Migraine Vs Headache: When to See a Doctor
March 22, 2023
Do you suffer from headaches or migraines? If so, it’s likely that you have found yourself wondering what the differences between these two common ailments are—and when to seek medical help. While they may seem similar, there are key distinctions that should be considered. In this blog, our expert team of brain and spine specialists will take a closer look at both headaches and migraines, provide tips for identifying which condition you might be dealing with, and explain when to consider seeking medical advice for either issue.
Commons Symptoms of a Migraine Vs a Headache
A headache and a migraine can often be misunderstood as one and the same. It is important to pay attention to the difference between the two because each has a distinct set of symptoms. The difference between a usual headache and a migraine includes the intensity of the pain, level of disability, length of time for pain duration and accompanying symptoms. Migraine headaches tend to cause an intense throbbing or pulsing sensation that can last from four hours up to three full days and usually affect only one side of the head. Other common symptoms beyond just an intense headache include nausea and sensitivity to light, amongst other signs including changes in vision quality, vomiting, neck stiffness, lack of concentration and sound sensitivity. On the other hand, headaches tend to feel more like steady pressure on both sides of the head with very mild additional symptoms such as occasional dizziness or constricted blood vessels in the face resulting in heat radiating off the face. It is essential to become familiar with your own body’s signals when it comes to distinguishing between your everyday headache and potentially debilitating migraines.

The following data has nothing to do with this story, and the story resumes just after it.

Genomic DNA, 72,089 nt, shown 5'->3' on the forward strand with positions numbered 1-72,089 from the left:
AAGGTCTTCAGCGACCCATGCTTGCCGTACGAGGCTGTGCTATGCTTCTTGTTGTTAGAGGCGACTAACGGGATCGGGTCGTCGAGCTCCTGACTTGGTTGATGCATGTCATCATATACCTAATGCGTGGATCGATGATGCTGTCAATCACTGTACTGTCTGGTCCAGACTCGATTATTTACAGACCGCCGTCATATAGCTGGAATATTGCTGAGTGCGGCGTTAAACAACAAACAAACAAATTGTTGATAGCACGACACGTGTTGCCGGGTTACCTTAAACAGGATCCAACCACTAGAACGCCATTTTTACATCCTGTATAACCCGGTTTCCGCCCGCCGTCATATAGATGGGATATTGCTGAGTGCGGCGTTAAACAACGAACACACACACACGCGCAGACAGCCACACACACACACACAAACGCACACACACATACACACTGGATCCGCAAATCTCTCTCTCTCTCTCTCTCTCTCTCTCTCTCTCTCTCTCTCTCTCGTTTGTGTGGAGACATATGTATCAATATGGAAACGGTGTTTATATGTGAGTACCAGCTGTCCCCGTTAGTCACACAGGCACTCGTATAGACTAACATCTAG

- Throbbing or pulsating pain: This type of pain may feel like a pounding sensation in the head and can be quite intense. It is often focused on one side of the head but can sometimes occur on both sides.
- Moderate to severe intensity of pain: Migraines are typically more painful than regular headaches and can be debilitating.
- Nausea and/or vomiting: Many people with migraines experience gastrointestinal symptoms like nausea or vomiting. This can sometimes make it difficult to keep food or medication down.
- Sensitivity to light, sound, or smells: This is a hallmark symptom of migraines and can be quite severe. Exposure to bright lights, loud noises, or certain smells can make the headache worse.
- Visual disturbances: Some people with migraines experience visual disturbances before or during the headache, such as seeing flashing lights, blind spots, or zigzag lines. This is known as an aura and can be quite frightening.
- Tingling or numbness: Some people with migraines experience tingling or numbness in the face or limbs, which can be a sign of neurological involvement.
- Difficulty speaking or concentrating: Migraines can affect cognitive function, making it difficult to speak or think clearly.